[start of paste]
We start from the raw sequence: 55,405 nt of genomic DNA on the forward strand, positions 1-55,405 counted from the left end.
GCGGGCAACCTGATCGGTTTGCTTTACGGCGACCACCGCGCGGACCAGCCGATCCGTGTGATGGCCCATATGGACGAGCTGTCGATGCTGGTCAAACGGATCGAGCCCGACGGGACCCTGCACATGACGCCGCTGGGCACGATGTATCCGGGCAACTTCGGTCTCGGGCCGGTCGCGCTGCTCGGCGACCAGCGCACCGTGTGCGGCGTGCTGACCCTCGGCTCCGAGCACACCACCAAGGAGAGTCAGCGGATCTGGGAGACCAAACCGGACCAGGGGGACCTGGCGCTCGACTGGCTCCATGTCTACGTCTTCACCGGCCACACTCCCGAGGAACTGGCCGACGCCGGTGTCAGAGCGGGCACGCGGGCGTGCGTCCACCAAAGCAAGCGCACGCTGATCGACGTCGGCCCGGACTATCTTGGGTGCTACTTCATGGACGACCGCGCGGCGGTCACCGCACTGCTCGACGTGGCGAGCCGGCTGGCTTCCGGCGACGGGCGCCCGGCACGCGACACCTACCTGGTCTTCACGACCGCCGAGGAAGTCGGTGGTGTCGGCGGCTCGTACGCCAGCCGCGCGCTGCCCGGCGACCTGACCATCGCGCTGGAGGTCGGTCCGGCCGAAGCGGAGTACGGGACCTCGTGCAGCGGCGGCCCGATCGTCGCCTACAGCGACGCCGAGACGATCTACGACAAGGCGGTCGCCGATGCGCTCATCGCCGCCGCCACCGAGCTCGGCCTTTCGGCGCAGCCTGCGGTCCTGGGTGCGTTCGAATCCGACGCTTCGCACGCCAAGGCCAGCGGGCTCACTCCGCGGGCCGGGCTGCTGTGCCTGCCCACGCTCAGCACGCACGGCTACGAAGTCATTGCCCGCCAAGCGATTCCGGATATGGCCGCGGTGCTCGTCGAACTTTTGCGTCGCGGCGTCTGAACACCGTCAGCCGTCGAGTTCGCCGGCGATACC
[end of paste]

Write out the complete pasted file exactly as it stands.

We start from the raw sequence: 55,405 nt of genomic DNA on the forward strand, positions 1-55,405 counted from the left end.
GCGGGCAACCTGATCGGTTTGCTTTACGGCGACCACCGCGCGGACCAGCCGATCCGTGTGATGGCCCATATGGACGAGCTGTCGATGCTGGTCAAACGGATCGAGCCCGACGGGACCCTGCACATGACGCCGCTGGGCACGATGTATCCGGGCAACTTCGGTCTCGGGCCGGTCGCGCTGCTCGGCGACCAGCGCACCGTGTGCGGCGTGCTGACCCTCGGCTCCGAGCACACCACCAAGGAGAGTCAGCGGATCTGGGAGACCAAACCGGACCAGGGGGACCTGGCGCTCGACTGGCTCCATGTCTACGTCTTCACCGGCCACACTCCCGAGGAACTGGCCGACGCCGGTGTCAGAGCGGGCACGCGGGCGTGCGTCCACCAAAGCAAGCGCACGCTGATCGACGTCGGCCCGGACTATCTTGGGTGCTACTTCATGGACGACCGCGCGGCGGTCACCGCACTGCTCGACGTGGCGAGCCGGCTGGCTTCCGGCGACGGGCGCCCGGCACGCGACACCTACCTGGTCTTCACGACCGCCGAGGAAGTCGGTGGTGTCGGCGGCTCGTACGCCAGCCGCGCGCTGCCCGGCGACCTGACCATCGCGCTGGAGGTCGGTCCGGCCGAAGCGGAGTACGGGACCTCGTGCAGCGGCGGCCCGATCGTCGCCTACAGCGACGCCGAGACGATCTACGACAAGGCGGTCGCCGATGCGCTCATCGCCGCCGCCACCGAGCTCGGCCTTTCGGCGCAGCCTGCGGTCCTGGGTGCGTTCGAATCCGACGCTTCGCACGCCAAGGCCAGCGGGCTCACTCCGCGGGCCGGGCTGCTGTGCCTGCCCACGCTCAGCACGCACGGCTACGAAGTCATTGCCCGCCAAGCGATTCCGGATATGGCCGCGGTGCTCGTCGAACTTTTGCGTCGCGGCGTCTGAACACCGTCAGCCGTCGAGTTCGCCGGCGATACC